Trailblazers: KITAJIMA Kosuke and the 'double double'

BEIJING - AUGUST 11: Kosuke Kitajima of Japan celebrates finishing the Men's 100m Breaststroke Final in first place and wins the gold medal held at the National Aquatics Center on Day 3 of the Beijing 2008 Olympic Games on August 11, 2008 in Beijing, China.
BEIJING - AUGUST 11: Kosuke Kitajima of Japan celebrates finishing the Men's 100m Breaststroke Final in first place and wins the gold medal held at the National Aquatics Center on Day 3 of the Beijing 2008 Olympic Games on August 11, 2008 in Beijing, China.

"I can only compete when my innermost heart is burning with passion."

In every day and age, there are people who pioneer uncharted territory. They are often referred to as trailblazers. In this series, we look back on athletes who led the way for Japan and delivered unprecedented success for the nation. This week features KITAJIMA Kosuke, who secured gold medals in the men's 100m and 200m breaststroke at both the Olympic Games Athens 2004 and Beijing 2008, becoming the first Japanese swimmer to achieve two consecutive victories in two events.

KITAJIMA Kosuke secures double gold in Athens 2004 and Beijing 2008

It's a fantastic feeling!

I'm absolutely speechless!

In a post-race interview after having been released from the immense pressure he had been under, four-time Olympic gold medallist Kitajima uttered these words, smiling, and with choked emotion and tears in his eyes. He later made another comment that was also to move many of his followers to tears.

"I can only compete when my innermost heart is burning with passion."

Taking up swimming at the age of five, Kitajima met HIRAI Norimasa, who coached him along the path to becoming a world-class swimmer. While still a third-year high school student, he made his Olympic debut at the Sydney 2000 Games, finishing fourth in the 100m breaststroke. Then came the 2002 Asian Games, where he marked 02:09.97 in the 200m breaststroke, breaking the 10-year-old world record set by US swimmer Mike Barrowman. This was also the first time in history that the 02:10 barrier had been smashed.

Kitajima’s spectacular progress continued.

After turning professional in 2003, he set world record times of 59.78 seconds in the 100m breaststroke and 02:09.42 in the 200m breaststroke at the 2003 World Aquatics Championships in Barcelona. However, immediately prior to the Athens 2004 Games, his long-time rival Brendan Hansen (USA) broke Kitajima’s world records in both the 100m and 200m.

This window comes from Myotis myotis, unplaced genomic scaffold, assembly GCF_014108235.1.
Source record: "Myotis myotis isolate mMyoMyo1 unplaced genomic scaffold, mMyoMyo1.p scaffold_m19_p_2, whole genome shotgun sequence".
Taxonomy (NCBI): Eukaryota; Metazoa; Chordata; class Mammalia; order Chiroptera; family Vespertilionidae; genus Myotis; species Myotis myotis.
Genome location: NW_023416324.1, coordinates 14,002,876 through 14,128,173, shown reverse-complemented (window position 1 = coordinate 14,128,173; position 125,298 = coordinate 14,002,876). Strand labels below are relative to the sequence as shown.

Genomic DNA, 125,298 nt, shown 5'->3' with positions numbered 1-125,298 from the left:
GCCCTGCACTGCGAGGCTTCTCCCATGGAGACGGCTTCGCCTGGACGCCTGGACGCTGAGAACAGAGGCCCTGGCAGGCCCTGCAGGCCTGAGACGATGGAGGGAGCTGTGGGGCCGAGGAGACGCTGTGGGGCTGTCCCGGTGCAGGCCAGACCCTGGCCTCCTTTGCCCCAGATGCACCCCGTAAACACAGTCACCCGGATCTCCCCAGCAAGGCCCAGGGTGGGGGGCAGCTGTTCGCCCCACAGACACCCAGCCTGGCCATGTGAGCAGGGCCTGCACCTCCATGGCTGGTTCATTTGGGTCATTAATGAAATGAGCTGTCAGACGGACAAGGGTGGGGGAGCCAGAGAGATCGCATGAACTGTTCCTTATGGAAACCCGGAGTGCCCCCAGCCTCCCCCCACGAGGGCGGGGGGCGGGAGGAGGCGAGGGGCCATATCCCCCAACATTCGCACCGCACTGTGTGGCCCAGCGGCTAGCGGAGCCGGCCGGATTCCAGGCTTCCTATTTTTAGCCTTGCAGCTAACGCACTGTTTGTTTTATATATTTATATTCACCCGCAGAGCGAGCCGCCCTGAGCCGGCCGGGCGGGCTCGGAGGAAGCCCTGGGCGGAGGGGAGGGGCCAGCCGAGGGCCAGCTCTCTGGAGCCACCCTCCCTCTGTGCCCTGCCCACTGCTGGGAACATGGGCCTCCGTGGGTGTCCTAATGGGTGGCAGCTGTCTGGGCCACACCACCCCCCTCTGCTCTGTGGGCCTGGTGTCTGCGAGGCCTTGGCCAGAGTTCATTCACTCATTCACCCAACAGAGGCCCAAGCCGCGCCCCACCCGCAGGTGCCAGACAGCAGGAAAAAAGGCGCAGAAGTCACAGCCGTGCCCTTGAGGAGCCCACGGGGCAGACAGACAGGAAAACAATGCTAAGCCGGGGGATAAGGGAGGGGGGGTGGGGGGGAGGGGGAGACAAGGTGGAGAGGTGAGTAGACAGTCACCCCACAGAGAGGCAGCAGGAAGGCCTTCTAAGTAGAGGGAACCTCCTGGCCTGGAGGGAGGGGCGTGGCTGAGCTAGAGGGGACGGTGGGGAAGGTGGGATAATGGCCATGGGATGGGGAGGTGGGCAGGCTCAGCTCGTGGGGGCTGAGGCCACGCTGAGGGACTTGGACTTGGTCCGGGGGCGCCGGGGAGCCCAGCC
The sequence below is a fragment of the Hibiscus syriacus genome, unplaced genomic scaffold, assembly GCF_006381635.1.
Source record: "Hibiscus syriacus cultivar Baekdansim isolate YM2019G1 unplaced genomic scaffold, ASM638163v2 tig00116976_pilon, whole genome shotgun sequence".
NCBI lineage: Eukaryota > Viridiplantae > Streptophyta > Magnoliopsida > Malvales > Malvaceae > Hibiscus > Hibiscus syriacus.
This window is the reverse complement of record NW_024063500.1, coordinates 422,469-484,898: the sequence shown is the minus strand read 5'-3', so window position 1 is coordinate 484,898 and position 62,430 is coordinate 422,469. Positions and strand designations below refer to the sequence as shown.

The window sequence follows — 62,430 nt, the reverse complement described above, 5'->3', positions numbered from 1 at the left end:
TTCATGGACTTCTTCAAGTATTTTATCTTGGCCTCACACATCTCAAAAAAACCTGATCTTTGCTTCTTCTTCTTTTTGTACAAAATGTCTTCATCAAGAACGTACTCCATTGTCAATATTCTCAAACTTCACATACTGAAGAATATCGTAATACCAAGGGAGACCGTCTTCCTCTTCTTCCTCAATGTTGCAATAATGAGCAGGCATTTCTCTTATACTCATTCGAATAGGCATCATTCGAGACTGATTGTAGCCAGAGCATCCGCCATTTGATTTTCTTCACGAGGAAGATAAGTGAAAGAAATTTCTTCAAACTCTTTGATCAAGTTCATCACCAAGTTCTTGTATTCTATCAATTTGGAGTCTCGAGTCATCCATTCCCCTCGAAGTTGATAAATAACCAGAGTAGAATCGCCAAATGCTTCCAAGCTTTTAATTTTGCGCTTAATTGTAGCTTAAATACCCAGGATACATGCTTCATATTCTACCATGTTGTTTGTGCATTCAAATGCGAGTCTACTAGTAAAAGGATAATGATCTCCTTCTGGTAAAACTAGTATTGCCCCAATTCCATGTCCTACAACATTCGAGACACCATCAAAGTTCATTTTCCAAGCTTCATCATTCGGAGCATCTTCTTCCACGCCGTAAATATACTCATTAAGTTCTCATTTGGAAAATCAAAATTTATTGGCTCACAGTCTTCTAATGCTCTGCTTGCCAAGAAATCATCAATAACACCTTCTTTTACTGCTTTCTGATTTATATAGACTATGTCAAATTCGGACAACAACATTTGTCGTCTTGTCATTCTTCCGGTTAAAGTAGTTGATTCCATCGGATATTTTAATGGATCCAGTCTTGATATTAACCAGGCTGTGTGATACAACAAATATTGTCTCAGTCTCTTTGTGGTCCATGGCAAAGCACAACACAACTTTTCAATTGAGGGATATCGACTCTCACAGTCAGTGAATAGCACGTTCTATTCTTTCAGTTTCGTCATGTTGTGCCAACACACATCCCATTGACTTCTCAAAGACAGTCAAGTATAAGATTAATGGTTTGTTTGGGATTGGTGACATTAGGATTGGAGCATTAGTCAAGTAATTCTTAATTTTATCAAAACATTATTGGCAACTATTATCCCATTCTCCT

This turn of events ignited his fierce competitiveness.

At the men’s 100m final in Athens, Hansen was ahead of him at the 50m turn, but when emerging above water after the turn, Kitajima had overtaken the American swimmer by a head. Giving his all to protect his lead until the finish line, Kitajima was able to hold on and clinch the gold medal.

At the Beijing 2008 Games, Alexander Dale Oen, an up-and-coming Norwegian swimmer, stood in Kitajima’s way. After coming in first in the 100m breaststroke preliminary race, Dale Oen set an Olympic record of 59:16 in the semi-final, while Kitajima qualified in second place.

Kitajima’s disappointment at being defeated once again ignited his passion and fierce determination to succeed. A natural fighter who thrives on taking on tough challenges, he apparently seemed to enjoy competing with his rivals in the final, finishing in 58.91 seconds - a world record that smashed the 59-second barrier for the first time in history.

Kitajima also won a silver medal in the men’s 4x100m medley relay at the London 2012 Games, making the Olympic podium at three successive Olympic Games. While he was emboldened by his commitment to his teammates, his teammates also shared a unified determination 'not to let Kosuke-san go home empty handed'.

Not only did Kitajima become the first Japanese swimmer to win gold medals in the same event at two consecutive Olympic Games since the legendary TSURUTA Yoshiyuki claimed gold in the 200m breaststroke events at the Amsterdam 1928 and Los Angeles 1932 Games, but he also accomplished the unprecedented feat of capturing gold medals in two breaststroke events at back-to-back Games, as well as taking the podium at three Games in a row.

Indeed, such accomplishment could only have been possible because his "innermost heart was burning with passion".